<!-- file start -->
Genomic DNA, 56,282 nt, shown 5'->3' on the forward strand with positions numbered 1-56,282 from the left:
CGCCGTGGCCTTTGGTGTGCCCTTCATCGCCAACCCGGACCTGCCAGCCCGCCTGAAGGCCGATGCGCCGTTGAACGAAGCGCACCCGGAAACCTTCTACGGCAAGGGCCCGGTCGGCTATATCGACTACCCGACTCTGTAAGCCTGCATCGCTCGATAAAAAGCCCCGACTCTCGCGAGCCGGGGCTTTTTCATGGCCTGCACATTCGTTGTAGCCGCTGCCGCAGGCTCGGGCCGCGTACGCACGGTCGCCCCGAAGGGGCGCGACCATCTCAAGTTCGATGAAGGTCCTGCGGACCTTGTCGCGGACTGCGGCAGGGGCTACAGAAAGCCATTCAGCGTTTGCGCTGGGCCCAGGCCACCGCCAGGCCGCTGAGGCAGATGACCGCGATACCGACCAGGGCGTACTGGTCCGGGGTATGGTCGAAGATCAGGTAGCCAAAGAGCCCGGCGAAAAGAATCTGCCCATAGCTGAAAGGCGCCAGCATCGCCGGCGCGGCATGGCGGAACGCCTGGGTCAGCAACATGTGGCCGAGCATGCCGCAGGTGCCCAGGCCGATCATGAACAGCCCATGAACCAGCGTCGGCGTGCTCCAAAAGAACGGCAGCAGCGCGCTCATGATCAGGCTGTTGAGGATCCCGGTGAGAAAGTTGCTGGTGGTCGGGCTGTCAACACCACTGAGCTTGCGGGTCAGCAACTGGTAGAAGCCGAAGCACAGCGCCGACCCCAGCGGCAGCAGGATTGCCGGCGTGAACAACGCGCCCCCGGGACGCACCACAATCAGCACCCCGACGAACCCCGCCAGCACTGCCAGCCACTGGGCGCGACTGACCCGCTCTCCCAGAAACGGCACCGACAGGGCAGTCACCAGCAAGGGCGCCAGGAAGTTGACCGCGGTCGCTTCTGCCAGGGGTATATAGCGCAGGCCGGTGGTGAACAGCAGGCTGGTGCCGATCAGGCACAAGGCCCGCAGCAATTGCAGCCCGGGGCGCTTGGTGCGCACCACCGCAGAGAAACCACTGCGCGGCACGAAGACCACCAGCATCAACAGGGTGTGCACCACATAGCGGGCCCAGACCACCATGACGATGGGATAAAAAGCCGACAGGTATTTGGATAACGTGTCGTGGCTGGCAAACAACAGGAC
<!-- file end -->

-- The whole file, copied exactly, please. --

Genomic DNA, 56,282 nt, shown 5'->3' on the forward strand with positions numbered 1-56,282 from the left:
CGCCGTGGCCTTTGGTGTGCCCTTCATCGCCAACCCGGACCTGCCAGCCCGCCTGAAGGCCGATGCGCCGTTGAACGAAGCGCACCCGGAAACCTTCTACGGCAAGGGCCCGGTCGGCTATATCGACTACCCGACTCTGTAAGCCTGCATCGCTCGATAAAAAGCCCCGACTCTCGCGAGCCGGGGCTTTTTCATGGCCTGCACATTCGTTGTAGCCGCTGCCGCAGGCTCGGGCCGCGTACGCACGGTCGCCCCGAAGGGGCGCGACCATCTCAAGTTCGATGAAGGTCCTGCGGACCTTGTCGCGGACTGCGGCAGGGGCTACAGAAAGCCATTCAGCGTTTGCGCTGGGCCCAGGCCACCGCCAGGCCGCTGAGGCAGATGACCGCGATACCGACCAGGGCGTACTGGTCCGGGGTATGGTCGAAGATCAGGTAGCCAAAGAGCCCGGCGAAAAGAATCTGCCCATAGCTGAAAGGCGCCAGCATCGCCGGCGCGGCATGGCGGAACGCCTGGGTCAGCAACATGTGGCCGAGCATGCCGCAGGTGCCCAGGCCGATCATGAACAGCCCATGAACCAGCGTCGGCGTGCTCCAAAAGAACGGCAGCAGCGCGCTCATGATCAGGCTGTTGAGGATCCCGGTGAGAAAGTTGCTGGTGGTCGGGCTGTCAACACCACTGAGCTTGCGGGTCAGCAACTGGTAGAAGCCGAAGCACAGCGCCGACCCCAGCGGCAGCAGGATTGCCGGCGTGAACAACGCGCCCCCGGGACGCACCACAATCAGCACCCCGACGAACCCCGCCAGCACTGCCAGCCACTGGGCGCGACTGACCCGCTCTCCCAGAAACGGCACCGACAGGGCAGTCACCAGCAAGGGCGCCAGGAAGTTGACCGCGGTCGCTTCTGCCAGGGGTATATAGCGCAGGCCGGTGGTGAACAGCAGGCTGGTGCCGATCAGGCACAAGGCCCGCAGCAATTGCAGCCCGGGGCGCTTGGTGCGCACCACCGCAGAGAAACCACTGCGCGGCACGAAGACCACCAGCATCAACAGGGTGTGCACCACATAGCGGGCCCAGACCACCATGACGATGGGATAAAAAGCCGACAGGTATTTGGATAACGTGTCGTGGCTGGCAAACAACAGGAC